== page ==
A Classroom of Her Own

My Daughter, the Teacher: Jewish Teachers in the New York City Schools by Ruth Jacknov Markowitz [Rutgers University Press, 1993] Cloth $40, Paper $15.

Less acclaimed than their more famous doctor brothers, female Jewish teachers nonetheless fulfilled their parents’ ambitions faithfully, too. Now, in Ruth Jacknow Markowitz’s My Daughter, the Teacher, Jewish teachers in the New York City public schools finally receive their due. This history focuses on the years between the first and second World Wars when young Jewish women, the ambitious daughters of immigrant parents, entered the teaching profession in extraordinary numbers.

By the end of World War II, Jewish women became a majority of New York City public school teachers. To paint a group portrait, Markowitz follows the career trajectory of over 60 retired female teachers whom she interviewed. She also uses data gathered from a sample of thousands of teacher record files located in the Board of Education’s musty storerooms.

The book moves thematically, beginning with immigrant kitchens, where dreams of study were first nurtured by Yiddish-speaking mothers. Markowitz next enters public school classrooms where eager daughters encountered their American role models: English-speaking teachers of Irish background. Then come tumultuous years when Jewish students, determined to gain the education that would allow them to teach, clashed with their Gentile teachers and deans over such issues as political activism, support of the student peace movement, and even dress codes.

Markowitz notes that some of the disputes really represented disguised anti- Semitism, for deans disdained their Jewish students’ lack of polish and their immigrant backgrounds, Jewish women mastered an increasingly rigorous curriculum in order to attain the final prize of certification. Yet even upon graduation many faced the additional hurdles of certification—its demanding tests, especially the oral test in which examiners often failed Jews if their English betrayed any Yiddish accents or inflections.

During the Depression, when New York City had more teachers than it needed, very few new teachers were certified, despite their clear qualifications. But Jewish women persisted, working as substitute teachers and taking the tests over and over again until they attained their goal: a classroom of their own.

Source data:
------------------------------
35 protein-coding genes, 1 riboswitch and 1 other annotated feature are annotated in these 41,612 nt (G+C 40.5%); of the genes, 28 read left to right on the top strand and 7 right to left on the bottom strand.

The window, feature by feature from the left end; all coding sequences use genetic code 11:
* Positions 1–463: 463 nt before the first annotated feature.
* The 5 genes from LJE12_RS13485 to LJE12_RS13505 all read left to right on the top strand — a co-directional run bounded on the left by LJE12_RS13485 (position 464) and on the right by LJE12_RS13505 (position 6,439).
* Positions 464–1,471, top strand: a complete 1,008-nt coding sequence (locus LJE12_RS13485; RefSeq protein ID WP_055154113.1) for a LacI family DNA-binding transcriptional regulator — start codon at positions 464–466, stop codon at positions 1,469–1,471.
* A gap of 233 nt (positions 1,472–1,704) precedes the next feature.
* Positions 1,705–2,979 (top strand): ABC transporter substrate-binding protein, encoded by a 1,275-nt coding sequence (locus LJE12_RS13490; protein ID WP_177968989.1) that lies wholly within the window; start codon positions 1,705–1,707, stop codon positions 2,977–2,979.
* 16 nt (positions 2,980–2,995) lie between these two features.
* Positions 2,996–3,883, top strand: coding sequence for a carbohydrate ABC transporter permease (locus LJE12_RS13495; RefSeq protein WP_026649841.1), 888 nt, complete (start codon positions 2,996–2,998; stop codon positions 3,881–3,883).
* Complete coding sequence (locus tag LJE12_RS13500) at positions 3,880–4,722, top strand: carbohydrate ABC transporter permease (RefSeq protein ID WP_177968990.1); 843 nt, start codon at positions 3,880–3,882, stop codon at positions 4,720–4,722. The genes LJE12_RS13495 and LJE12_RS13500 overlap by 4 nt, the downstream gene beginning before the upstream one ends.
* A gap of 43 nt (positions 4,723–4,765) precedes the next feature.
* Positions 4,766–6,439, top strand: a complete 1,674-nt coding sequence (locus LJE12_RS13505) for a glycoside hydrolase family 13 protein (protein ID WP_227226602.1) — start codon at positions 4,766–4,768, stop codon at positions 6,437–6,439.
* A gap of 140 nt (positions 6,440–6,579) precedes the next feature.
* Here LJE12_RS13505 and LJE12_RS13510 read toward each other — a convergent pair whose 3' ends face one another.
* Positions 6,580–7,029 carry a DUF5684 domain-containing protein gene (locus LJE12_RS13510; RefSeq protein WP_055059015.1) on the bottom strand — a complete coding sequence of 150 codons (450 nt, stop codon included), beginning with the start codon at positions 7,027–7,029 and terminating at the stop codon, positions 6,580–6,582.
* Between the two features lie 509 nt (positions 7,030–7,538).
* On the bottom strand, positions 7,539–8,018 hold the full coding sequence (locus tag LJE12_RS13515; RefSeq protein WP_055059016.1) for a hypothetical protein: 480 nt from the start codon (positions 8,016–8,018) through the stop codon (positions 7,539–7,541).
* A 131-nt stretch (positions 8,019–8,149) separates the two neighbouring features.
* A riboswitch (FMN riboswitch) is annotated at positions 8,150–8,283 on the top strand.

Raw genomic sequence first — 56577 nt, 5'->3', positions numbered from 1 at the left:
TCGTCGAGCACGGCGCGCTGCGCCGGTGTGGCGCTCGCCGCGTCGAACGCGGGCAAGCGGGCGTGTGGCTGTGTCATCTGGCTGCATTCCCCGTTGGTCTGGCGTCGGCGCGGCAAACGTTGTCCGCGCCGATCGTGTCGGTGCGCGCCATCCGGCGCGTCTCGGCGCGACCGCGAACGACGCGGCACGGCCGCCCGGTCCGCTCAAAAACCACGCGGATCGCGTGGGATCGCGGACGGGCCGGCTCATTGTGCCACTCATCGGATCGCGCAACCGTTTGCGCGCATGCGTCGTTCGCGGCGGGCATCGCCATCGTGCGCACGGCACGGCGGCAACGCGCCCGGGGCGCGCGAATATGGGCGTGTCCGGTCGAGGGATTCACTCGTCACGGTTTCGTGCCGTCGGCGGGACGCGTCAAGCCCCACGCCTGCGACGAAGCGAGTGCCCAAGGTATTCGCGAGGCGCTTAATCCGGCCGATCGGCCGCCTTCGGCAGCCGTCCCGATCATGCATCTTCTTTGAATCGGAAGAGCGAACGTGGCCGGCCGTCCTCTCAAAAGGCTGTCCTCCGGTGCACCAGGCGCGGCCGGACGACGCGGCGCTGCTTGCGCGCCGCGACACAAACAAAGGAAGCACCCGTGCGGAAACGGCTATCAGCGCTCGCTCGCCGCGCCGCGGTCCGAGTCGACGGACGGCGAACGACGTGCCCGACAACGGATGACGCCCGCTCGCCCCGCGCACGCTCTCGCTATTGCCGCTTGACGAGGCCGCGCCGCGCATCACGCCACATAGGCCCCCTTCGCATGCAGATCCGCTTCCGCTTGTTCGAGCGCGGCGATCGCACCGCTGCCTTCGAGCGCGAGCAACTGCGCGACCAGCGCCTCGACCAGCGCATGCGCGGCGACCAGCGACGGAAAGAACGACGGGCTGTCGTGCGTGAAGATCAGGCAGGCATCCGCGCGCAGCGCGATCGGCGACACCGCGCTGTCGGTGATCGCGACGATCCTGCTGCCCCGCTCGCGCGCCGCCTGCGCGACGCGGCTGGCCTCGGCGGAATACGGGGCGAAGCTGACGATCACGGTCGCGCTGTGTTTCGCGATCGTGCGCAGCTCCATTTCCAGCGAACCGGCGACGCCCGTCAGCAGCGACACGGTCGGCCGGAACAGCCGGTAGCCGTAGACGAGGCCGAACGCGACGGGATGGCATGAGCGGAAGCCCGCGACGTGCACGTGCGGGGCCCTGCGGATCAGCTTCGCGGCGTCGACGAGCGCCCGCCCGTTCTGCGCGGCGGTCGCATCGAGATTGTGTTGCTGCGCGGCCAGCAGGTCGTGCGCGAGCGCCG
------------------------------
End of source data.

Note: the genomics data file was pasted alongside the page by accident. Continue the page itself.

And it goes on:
Unlike the enduring Jewish vision of becoming a doctor (a profession Jewish men had pursued for many generations in both medieval and modern times), a Jewish woman’s dream of becoming a teacher involved embracing new American values of working as a professional. Though their mothers encouraged them and shared their dreams, Jewish public school teachers embraced an American ideal of a new woman that departed significantly from their immigrant mothers’ lives. Yet few Jewish teachers rejected their parents’ values, and, unlike the situation with upwardly mobile sons, Markowitz finds no unbridgeable gulf between teachers and their immigrant parents.

Most teachers tried to integrate Jewish values learned in immigrant homes into their new lives as professionals, combining an American career with traditional marriage and motherhood, relying upon family networks to care for young children, and supporting extended family members with their paychecks. Many enthusiastically embraced unionism and left-wing politics, understanding—as they risked their positions to improve the lot of teachers and students and worked to change society—that they were continuing their parents’ radical traditions.